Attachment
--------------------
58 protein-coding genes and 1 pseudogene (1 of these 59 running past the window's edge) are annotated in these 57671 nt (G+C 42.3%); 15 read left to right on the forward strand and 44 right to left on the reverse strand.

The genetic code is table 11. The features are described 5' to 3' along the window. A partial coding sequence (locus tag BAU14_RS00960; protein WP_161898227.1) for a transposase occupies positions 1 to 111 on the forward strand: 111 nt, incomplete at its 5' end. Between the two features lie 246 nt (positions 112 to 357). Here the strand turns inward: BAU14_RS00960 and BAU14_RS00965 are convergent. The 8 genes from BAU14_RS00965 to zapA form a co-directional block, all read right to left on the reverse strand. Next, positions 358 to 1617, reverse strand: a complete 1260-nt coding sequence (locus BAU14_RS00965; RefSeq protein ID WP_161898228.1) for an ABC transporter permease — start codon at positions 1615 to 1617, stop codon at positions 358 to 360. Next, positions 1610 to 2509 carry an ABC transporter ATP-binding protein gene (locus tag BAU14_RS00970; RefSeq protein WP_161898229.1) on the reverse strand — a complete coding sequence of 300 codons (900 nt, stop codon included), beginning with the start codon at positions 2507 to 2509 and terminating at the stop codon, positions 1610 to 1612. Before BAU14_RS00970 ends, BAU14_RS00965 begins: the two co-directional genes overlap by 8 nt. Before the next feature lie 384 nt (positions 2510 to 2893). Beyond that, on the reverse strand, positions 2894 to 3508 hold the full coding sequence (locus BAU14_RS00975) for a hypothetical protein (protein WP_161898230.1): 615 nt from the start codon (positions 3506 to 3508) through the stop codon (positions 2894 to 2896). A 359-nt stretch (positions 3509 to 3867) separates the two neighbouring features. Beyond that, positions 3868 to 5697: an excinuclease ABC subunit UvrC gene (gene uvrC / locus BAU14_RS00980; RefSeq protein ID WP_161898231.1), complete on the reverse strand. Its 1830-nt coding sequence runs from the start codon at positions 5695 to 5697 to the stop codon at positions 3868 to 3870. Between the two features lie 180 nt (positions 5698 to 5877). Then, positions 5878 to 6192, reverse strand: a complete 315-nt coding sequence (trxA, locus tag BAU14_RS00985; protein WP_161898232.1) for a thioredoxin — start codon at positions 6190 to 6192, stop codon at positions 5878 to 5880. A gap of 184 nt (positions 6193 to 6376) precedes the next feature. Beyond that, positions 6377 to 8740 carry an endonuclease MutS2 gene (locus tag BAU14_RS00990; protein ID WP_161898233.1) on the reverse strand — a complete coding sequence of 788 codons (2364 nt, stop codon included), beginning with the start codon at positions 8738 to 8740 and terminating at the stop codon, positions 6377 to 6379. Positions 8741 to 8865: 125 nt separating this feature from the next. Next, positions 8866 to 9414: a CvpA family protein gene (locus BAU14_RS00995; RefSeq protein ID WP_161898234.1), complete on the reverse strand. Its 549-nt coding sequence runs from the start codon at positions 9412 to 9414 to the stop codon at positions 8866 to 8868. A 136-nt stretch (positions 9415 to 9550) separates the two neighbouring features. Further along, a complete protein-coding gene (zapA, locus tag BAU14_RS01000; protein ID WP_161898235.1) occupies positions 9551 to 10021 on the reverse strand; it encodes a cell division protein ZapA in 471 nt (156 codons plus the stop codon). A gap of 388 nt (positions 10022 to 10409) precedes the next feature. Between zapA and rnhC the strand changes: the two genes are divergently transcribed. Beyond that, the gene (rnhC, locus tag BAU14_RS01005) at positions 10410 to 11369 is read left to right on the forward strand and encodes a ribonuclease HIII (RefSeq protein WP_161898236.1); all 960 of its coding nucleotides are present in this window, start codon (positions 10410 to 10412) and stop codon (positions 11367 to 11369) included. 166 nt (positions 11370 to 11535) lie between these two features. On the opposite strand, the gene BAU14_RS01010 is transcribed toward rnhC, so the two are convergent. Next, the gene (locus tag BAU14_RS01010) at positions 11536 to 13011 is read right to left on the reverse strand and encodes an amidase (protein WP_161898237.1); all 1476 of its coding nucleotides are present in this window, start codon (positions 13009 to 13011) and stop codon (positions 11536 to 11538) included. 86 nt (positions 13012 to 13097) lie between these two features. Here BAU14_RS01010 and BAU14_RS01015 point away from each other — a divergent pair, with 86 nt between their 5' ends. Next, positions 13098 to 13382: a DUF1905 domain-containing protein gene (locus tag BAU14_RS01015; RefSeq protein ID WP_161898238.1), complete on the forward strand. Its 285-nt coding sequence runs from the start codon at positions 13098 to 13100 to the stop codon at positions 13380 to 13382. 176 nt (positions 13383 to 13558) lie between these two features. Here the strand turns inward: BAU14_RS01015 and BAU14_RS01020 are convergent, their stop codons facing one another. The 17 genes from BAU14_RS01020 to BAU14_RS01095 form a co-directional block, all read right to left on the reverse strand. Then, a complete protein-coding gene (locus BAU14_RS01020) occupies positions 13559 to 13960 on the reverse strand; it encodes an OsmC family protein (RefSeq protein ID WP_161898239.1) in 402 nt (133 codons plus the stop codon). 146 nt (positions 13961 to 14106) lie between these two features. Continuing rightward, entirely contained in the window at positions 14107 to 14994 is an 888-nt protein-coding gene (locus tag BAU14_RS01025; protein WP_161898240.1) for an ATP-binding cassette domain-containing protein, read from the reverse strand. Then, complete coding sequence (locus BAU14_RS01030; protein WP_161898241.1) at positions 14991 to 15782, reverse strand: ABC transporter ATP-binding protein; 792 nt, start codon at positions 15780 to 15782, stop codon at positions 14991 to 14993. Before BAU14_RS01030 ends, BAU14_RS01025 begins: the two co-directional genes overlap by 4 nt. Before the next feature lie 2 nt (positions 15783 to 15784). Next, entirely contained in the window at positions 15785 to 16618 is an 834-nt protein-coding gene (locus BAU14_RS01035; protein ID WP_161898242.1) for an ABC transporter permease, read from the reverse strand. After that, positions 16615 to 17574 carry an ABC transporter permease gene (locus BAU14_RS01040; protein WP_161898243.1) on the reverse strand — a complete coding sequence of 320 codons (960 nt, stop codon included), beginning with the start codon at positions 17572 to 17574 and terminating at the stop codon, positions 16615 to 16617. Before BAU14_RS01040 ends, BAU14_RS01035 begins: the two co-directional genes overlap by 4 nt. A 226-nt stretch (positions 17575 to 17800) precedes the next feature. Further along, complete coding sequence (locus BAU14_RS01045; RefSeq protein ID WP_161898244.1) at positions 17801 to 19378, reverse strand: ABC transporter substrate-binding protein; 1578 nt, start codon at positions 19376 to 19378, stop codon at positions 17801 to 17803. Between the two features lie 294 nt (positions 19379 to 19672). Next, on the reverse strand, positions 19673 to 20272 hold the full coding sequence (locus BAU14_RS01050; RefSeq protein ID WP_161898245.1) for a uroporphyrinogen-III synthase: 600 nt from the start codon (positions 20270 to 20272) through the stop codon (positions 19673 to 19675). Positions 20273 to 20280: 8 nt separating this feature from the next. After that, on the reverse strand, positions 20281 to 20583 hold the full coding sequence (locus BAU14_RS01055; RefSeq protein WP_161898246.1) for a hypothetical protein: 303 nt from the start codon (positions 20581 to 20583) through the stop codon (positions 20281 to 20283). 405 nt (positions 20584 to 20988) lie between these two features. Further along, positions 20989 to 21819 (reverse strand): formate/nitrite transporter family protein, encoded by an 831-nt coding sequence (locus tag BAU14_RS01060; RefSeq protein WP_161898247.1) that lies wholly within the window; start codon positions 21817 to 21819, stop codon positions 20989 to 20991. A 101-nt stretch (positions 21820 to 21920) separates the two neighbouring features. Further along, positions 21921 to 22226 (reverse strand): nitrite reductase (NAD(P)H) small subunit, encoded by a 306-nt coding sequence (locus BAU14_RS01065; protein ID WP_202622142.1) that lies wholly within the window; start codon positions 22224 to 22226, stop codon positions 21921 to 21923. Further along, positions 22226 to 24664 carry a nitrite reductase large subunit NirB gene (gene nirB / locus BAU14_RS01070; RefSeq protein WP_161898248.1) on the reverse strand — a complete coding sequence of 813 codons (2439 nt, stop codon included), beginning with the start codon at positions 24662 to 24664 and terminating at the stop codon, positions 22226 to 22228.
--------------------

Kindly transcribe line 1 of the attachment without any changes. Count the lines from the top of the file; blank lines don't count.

58 protein-coding genes and 1 pseudogene (1 of these 59 running past the window's edge) are annotated in these 57671 nt (G+C 42.3%); 15 read left to right on the forward strand and 44 right to left on the reverse strand.